Despite the adult nature of its theme, Shubh Mangal Saavdhan cleverly manages to be a movie for all the family.
Film review: Shubh Mangal Saavdhan is sensitive, witty, and inoffensive
Bollywood loves big fat weddings and a good percentage of the biggest Hindi-language blockbusters have featured over-the-top ceremonies, bashful brides dripping in gold jewellery, and enough singing and dancing to cause a migraine.
But R S Prasanna’s Shubh Mangal Saavdhan, the Hindi remake of his 2013 Tamil film Kalyana Samayal Saadham, takes a tongue-in-cheek look at some of the issues such lavish affairs tend to hide – such as a groom suffering from erectile dysfunction. It’s not easy to present conservative audiences with a topic that is considered taboo and shameful. But set it against the background of a middle-class Indian family – a demographic that sees themselves as the custodians of old customs – and suddenly the situation has the potential to disseminate a social message through gentle comedy.
Ayushmann Khurrana portrays Mudit, a shy sales manager who falls in love with Sugandha, played by Bhumi Pednekar. But the anxiety the stress of planning an outsize party give Mudit what he terms his “gent’s problem”, and things come undone. Prasanna accurately represents the trials of living among extended family – young adults in India are expected to live with their parents in the same house even after they are married. With the couple’s relationship under scrutiny, Mudit’s anxiety levels are sky-high. Too embarrassed to tell his parents, he decides to call off the wedding, but Sugandha has other ideas.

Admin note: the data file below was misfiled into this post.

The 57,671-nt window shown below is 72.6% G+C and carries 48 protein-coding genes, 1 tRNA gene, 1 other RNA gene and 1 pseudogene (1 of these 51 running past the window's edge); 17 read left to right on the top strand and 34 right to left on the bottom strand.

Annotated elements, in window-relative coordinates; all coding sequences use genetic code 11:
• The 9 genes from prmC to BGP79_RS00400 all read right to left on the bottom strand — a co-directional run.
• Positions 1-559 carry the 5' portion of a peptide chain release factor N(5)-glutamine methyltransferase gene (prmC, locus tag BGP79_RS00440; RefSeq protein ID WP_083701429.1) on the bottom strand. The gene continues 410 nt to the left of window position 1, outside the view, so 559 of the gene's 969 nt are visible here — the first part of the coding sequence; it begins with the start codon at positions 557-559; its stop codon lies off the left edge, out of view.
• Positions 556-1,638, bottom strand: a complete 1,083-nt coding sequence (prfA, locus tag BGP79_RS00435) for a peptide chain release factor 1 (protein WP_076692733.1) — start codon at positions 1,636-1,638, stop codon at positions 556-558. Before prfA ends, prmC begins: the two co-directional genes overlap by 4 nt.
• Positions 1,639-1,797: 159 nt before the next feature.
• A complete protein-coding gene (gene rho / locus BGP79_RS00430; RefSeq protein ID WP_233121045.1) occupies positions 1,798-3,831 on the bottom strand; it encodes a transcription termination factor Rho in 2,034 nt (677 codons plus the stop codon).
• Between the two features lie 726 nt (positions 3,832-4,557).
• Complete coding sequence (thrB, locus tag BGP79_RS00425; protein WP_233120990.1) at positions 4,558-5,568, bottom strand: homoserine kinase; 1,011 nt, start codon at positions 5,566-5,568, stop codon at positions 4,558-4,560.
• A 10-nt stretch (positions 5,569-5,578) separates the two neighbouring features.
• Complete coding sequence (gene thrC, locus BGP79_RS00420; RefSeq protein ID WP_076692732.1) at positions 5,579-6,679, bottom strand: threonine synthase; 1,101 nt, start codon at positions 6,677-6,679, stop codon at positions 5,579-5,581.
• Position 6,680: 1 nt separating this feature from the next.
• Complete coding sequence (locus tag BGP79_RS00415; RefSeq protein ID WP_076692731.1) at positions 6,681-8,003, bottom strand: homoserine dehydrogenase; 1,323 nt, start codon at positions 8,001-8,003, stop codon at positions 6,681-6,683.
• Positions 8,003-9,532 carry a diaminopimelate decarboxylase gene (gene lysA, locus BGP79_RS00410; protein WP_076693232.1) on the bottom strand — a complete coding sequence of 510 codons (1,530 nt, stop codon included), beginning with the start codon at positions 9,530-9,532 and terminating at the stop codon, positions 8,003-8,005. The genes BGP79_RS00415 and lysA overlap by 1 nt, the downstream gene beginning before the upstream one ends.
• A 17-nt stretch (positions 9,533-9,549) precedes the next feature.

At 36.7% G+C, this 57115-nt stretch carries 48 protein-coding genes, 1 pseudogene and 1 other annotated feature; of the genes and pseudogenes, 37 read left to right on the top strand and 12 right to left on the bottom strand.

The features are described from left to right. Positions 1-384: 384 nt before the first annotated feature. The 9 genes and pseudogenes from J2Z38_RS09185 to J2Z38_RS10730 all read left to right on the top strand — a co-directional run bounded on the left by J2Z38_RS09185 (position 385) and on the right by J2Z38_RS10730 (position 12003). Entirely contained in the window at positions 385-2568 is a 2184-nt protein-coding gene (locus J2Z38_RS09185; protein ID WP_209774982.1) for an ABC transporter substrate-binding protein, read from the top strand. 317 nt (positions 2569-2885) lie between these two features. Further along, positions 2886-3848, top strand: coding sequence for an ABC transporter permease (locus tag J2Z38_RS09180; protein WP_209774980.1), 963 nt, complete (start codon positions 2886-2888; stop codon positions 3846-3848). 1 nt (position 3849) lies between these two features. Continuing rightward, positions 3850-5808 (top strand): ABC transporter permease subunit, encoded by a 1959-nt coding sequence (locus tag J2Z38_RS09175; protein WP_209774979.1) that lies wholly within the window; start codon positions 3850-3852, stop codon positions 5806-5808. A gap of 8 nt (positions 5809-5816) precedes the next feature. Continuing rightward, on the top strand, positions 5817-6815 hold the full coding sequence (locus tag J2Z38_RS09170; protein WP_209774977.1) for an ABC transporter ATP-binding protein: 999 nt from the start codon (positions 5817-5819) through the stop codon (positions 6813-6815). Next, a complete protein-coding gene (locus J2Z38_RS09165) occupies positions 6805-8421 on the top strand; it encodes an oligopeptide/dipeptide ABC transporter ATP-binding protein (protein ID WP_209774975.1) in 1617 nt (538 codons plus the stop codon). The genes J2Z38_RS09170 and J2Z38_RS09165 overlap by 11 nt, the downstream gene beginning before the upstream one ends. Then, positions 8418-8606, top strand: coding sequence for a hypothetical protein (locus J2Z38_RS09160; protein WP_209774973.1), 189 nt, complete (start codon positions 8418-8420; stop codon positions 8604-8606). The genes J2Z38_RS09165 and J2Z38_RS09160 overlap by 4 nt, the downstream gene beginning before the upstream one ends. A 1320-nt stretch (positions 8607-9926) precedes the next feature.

Pednekar is splendid as a troubled young woman on the threshold of a new life gone awry, and shines in most of her scenes with Khurrana. The two have crackling chemistry, especially the episode where Mudit reacts to Sugandha’s lame-duck attempts at seduction with sheer horror.
Supporting Khurrana and Pednekar is a band of excellent actors, each of whom brings life and colour to the proceedings. Of particular note is Seema Bhargava. As the mother of the bride she conducts a birds-and-bees talk with her aghast daughter which involves a rather succinct analogy about Ali Baba and the 40 Thieves. The premise of Shubh Mangal Saavdhan works beautifully because Prasanna has his finger on the pulse of the conventional Indian family.
Everything is etched out in fine detail: the relationship between Sugandha’s mild-mannered father and his hectoring older brother; the bustling, nervous mothers who still see their grown-up children as, well, children; and the skewed balance of power between the two parties – patriarchy demands that the groom’s side is given greater importance.
The film is helped along by the folksy soundtrack (by Tanishk and Vayu) – sometimes celebratory, sometimes forlorn. Screenwriter Hitesh Kewalya makes sure the dialogue is sensitive, witty, and inoffensive. Despite the adult nature of its theme, Shubh Mangal Saavdhan cleverly manages to be a movie for all the family.